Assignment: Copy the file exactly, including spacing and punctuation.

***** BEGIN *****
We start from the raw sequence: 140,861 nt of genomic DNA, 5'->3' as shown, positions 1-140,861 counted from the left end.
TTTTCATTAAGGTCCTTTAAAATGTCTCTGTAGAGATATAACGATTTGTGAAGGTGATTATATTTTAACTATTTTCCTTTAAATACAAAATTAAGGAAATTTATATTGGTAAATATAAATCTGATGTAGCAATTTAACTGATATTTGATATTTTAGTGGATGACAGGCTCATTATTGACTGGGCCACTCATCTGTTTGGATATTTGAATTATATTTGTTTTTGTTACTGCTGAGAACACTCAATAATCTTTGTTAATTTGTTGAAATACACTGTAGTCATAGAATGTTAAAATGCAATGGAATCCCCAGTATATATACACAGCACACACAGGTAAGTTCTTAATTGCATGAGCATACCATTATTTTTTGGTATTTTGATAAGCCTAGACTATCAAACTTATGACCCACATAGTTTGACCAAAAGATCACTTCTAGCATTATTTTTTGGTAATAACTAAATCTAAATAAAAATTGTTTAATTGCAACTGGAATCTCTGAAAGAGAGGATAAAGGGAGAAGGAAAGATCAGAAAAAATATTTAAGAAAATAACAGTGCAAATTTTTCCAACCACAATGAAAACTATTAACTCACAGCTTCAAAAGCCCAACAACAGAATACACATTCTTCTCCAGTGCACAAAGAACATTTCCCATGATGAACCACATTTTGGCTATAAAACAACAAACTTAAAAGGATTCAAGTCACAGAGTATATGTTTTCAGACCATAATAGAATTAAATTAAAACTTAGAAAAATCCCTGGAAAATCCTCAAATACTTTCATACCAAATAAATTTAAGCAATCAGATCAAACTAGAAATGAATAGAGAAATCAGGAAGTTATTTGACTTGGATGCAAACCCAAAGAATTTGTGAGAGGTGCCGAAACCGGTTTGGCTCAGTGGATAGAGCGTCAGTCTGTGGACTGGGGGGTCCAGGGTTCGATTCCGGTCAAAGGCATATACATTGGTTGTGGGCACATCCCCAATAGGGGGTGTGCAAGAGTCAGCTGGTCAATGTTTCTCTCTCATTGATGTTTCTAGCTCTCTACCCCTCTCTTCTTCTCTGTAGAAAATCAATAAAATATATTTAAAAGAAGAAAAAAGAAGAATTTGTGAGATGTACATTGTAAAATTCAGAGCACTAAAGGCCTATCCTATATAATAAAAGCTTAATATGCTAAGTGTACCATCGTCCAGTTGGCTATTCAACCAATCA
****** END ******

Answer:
We start from the raw sequence: 140,861 nt of genomic DNA, 5'->3' as shown, positions 1-140,861 counted from the left end.
TTTTCATTAAGGTCCTTTAAAATGTCTCTGTAGAGATATAACGATTTGTGAAGGTGATTATATTTTAACTATTTTCCTTTAAATACAAAATTAAGGAAATTTATATTGGTAAATATAAATCTGATGTAGCAATTTAACTGATATTTGATATTTTAGTGGATGACAGGCTCATTATTGACTGGGCCACTCATCTGTTTGGATATTTGAATTATATTTGTTTTTGTTACTGCTGAGAACACTCAATAATCTTTGTTAATTTGTTGAAATACACTGTAGTCATAGAATGTTAAAATGCAATGGAATCCCCAGTATATATACACAGCACACACAGGTAAGTTCTTAATTGCATGAGCATACCATTATTTTTTGGTATTTTGATAAGCCTAGACTATCAAACTTATGACCCACATAGTTTGACCAAAAGATCACTTCTAGCATTATTTTTTGGTAATAACTAAATCTAAATAAAAATTGTTTAATTGCAACTGGAATCTCTGAAAGAGAGGATAAAGGGAGAAGGAAAGATCAGAAAAAATATTTAAGAAAATAACAGTGCAAATTTTTCCAACCACAATGAAAACTATTAACTCACAGCTTCAAAAGCCCAACAACAGAATACACATTCTTCTCCAGTGCACAAAGAACATTTCCCATGATGAACCACATTTTGGCTATAAAACAACAAACTTAAAAGGATTCAAGTCACAGAGTATATGTTTTCAGACCATAATAGAATTAAATTAAAACTTAGAAAAATCCCTGGAAAATCCTCAAATACTTTCATACCAAATAAATTTAAGCAATCAGATCAAACTAGAAATGAATAGAGAAATCAGGAAGTTATTTGACTTGGATGCAAACCCAAAGAATTTGTGAGAGGTGCCGAAACCGGTTTGGCTCAGTGGATAGAGCGTCAGTCTGTGGACTGGGGGGTCCAGGGTTCGATTCCGGTCAAAGGCATATACATTGGTTGTGGGCACATCCCCAATAGGGGGTGTGCAAGAGTCAGCTGGTCAATGTTTCTCTCTCATTGATGTTTCTAGCTCTCTACCCCTCTCTTCTTCTCTGTAGAAAATCAATAAAATATATTTAAAAGAAGAAAAAAGAAGAATTTGTGAGATGTACATTGTAAAATTCAGAGCACTAAAGGCCTATCCTATATAATAAAAGCTTAATATGCTAAGTGTACCATCGTCCAGTTGGCTATTCAACCAATCA